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Sven Nguyen on Blather, Rinse, Repeat

Hairdresser to the wannabe celebs of Canada.

Hair. It’s on the minds of our parliamentarians, although not always on their heads. (We’re thinking of you, Tony Clement.) Used as a fashion statement almost as often as a political statement, many federal members actually use their hair as an electioneering tool. This has lead to outrage, trickery and charges of “hairism” among the hirsute-challenged in Ottawa. In order to sort out this hairy issue, The Sage News enlisted the services of famed Canadian-born “Hairstylist to the Stars”, Sven Nguyen.

TSN: To begin with, please share your styling experience with our readers.
Nguyen: I have been hair sculpting for decades. I helped create the signature hairdos of some of the most famous scalps on Earth. Remember Don King? That was me. Farrah Fawcett’s feathered locks that caused more teenaged boys’ wet dreams than a visit to Niagra Falls? That was also me. I also created the sexy flowing tresses of Viggo Mortensen as Aragorn in the Lord of the Rings trilogy.
TSN: We understand that last hairdo recently showed up in Canada.
Nguyen: Yes, I have lent the style to Justin Trudeau for him to test drive. He’s hoping the hair will attract the adventurer in all of us, and so far it seems to be working like a charm! He’s the hottest thing on the political landscape since his father. It’s always been a regret I could never really do much with his old man’s thin, limp mop.
TSN: Do you think Harper should feel threatened by young Trudeau’s mane?
Nguyen: Absolutely, although Stevie is countering it perfectly with his staid, conservative, not-a-hair-out-of-place look that has stood him in good stead since he was eight. Keeping that hair of his perfect is a full time job. I remember at one NATO conference, we had a problem with hair number S&P 500.
TSN: The Prime Minister has a hair named after a stock market group?
Nguyen: No, silly. Stevie has all his hairs named. That happened long before I met him. S&P 500 was the five-hundredth in a group of 2000 that were allowed to turn salt and pepper to make him look distinguished.
TSN: So Mr. Harper had a hair out of place at the NATO summit?
Nguyen: The entire hair team was on red alert. We immediately rushed the prime minister into a restroom and beat it back into submission. It’s where he got the idea for handling protestors at the G20 conference in Toronto. Thanks heavens, even though he missed the photo-op at the end of the important meeting, the crisis was averted.
TSN: Perhaps you would like to comment on some of the other federal leaders’ coiffures. How do you think Thomas Mulcair’s hair works for him?
Nguyen: Mulcair’s hair is as coarse as his style; as abrasive as his manners and as thin as his ideals. It appears to be comprised of the same material that makes up Michael Ignatief’s eyebrows. I don’t know at what sad, low point in his life he started nurturing that comb-over but if I were him, I’d find a time machine to go back to that point and start over.
TSN: Do we detect a note of antipathy?
Nguyen: You can tell he is a brutish man by the fact that he obviously doesn’t give two figs about his hair. How can he control a government when he’s not even willing to control his split-ends?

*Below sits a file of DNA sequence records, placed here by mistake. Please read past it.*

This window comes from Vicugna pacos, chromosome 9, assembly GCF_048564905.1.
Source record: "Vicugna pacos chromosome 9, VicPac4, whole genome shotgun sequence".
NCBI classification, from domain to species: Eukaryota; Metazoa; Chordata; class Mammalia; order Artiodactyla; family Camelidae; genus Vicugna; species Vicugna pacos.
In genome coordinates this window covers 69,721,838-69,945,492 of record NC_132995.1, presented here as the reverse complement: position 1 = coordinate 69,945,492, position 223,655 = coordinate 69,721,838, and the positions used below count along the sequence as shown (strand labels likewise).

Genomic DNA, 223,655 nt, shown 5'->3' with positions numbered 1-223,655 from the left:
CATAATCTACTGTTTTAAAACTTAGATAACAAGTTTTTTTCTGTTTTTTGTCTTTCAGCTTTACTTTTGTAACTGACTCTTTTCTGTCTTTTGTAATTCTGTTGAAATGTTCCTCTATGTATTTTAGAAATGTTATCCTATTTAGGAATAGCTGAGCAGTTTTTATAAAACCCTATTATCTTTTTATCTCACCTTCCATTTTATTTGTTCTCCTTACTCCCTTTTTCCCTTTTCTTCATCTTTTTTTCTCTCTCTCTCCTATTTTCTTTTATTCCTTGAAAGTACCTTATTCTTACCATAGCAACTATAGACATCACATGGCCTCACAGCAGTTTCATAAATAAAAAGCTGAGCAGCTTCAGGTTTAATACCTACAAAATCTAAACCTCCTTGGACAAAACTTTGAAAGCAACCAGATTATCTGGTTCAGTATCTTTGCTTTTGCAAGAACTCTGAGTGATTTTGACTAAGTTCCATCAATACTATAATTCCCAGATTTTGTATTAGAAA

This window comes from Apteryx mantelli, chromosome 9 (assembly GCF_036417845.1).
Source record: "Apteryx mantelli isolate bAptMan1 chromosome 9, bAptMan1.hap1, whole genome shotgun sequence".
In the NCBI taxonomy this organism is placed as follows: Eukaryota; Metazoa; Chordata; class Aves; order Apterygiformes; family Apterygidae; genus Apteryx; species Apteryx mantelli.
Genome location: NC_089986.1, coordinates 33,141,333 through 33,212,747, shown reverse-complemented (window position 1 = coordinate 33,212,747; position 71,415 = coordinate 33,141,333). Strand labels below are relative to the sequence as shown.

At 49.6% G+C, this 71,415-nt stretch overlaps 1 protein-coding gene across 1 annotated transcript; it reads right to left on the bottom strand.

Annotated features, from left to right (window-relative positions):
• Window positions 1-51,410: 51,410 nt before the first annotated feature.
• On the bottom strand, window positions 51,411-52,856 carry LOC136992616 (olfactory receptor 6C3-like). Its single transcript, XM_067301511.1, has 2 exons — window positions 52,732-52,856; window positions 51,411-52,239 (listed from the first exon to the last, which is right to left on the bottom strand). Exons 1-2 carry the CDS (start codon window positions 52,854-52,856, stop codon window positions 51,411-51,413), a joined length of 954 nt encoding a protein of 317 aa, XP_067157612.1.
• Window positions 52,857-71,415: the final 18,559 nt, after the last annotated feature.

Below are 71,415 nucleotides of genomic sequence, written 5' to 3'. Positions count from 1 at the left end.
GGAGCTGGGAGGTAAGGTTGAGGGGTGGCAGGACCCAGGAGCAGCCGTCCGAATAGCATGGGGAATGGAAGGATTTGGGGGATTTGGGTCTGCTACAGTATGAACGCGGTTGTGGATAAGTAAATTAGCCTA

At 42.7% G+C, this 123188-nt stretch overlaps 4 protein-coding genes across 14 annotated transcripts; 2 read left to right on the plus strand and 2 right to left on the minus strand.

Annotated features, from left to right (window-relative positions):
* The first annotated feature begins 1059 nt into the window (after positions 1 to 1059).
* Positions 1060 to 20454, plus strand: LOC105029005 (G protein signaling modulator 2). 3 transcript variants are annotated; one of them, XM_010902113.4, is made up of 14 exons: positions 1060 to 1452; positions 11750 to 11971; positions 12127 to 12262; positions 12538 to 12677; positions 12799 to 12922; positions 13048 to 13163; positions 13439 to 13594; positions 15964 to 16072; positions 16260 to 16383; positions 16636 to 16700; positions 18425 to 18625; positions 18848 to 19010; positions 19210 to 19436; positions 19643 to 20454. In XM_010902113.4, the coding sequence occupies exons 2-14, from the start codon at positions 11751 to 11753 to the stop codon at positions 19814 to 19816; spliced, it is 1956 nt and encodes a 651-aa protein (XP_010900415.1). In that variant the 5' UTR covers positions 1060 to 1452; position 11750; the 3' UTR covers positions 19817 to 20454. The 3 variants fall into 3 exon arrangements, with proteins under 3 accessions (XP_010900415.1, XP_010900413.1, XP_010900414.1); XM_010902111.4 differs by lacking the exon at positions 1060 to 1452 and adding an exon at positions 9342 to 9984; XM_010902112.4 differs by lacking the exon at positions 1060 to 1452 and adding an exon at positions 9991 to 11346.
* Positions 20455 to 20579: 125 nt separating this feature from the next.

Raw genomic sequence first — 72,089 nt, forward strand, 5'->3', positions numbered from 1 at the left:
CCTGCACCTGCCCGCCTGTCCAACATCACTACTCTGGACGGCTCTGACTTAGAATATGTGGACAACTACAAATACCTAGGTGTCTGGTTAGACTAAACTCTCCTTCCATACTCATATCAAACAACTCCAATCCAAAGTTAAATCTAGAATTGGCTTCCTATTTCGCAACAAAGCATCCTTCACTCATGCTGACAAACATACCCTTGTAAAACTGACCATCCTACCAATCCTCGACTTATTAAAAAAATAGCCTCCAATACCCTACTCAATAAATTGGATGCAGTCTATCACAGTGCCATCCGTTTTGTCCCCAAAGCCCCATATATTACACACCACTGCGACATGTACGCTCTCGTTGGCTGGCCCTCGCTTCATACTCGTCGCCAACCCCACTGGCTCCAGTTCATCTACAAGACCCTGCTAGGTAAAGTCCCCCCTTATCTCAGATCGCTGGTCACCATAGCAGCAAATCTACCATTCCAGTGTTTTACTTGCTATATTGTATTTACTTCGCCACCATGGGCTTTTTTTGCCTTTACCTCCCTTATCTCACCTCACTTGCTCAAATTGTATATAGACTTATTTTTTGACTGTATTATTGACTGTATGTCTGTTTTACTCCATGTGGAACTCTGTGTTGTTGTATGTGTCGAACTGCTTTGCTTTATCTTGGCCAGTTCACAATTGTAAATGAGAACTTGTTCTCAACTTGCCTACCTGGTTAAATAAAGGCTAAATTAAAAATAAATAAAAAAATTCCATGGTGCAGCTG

TSN: So could Mr. Mulcair do with his hair that would make you want to vote for him.
Nguyen: I’m not sure that’s possible. Something softer, definitely. Something with a little je ne c’est quois.
TSN: What about Elizabeth May?
Nguyen: They say that a woman’s hair is her glory. In May’s case, it looks more like her shower pouffe. I’ve seen better hair on a chia pet. When you wear hair like that on your head, it almost screams that you wear hair like that under your arms.  The woman comes across like there are things so much more important than her hair. It may be good for tree-hugging but for getting out the votes, May’s hair hasn’t a hope.
TSN: What would you suggest would help Ms. May?
Nguyen: Clear cutting and starting from scratch would be a good option. Or perhaps a wig. Maybe something Veronica Lake-ish.
TSN: Have you ever tried to change the Prime Minister’s “look”?
Nguyen: Are you crazy? The last hairdresser to try and get Stevie to go with a newer ‘do ended up accused of being a terrorist spy and was sent to Syria for interrogation. He has never been heard from since. I’ve always wanted to play with Stevie’s, though. Shake it up a bit, you know. Make it a little playful. Perhaps like how I did Rod Stewart in the 70’s with that spiked thing we had going.
TSN: Thank you so much for your insights into this important facet of our national politics. Is there any parting advice you have for our readers?
Nguyen: Never take your lovely locks for granted. Just remember; hair today; gone tomorrow. 

Photo by Brendan Landis Flckr photostream - article not endorsed

DISCLAIMER: The above article is provided for entertainment purposes only and the article, image or photograph held out as news is a parody or satirical and therefore faux in nature and does not reflect the actions, statements or events of real persons. The opinions, beliefs and viewpoints expressed by the authors of The Sage Satire and forum participants on this web site do not necessarily reflect the opinions, beliefs and viewpoints of the The Sage News Network or the official policies of the The Sage News.
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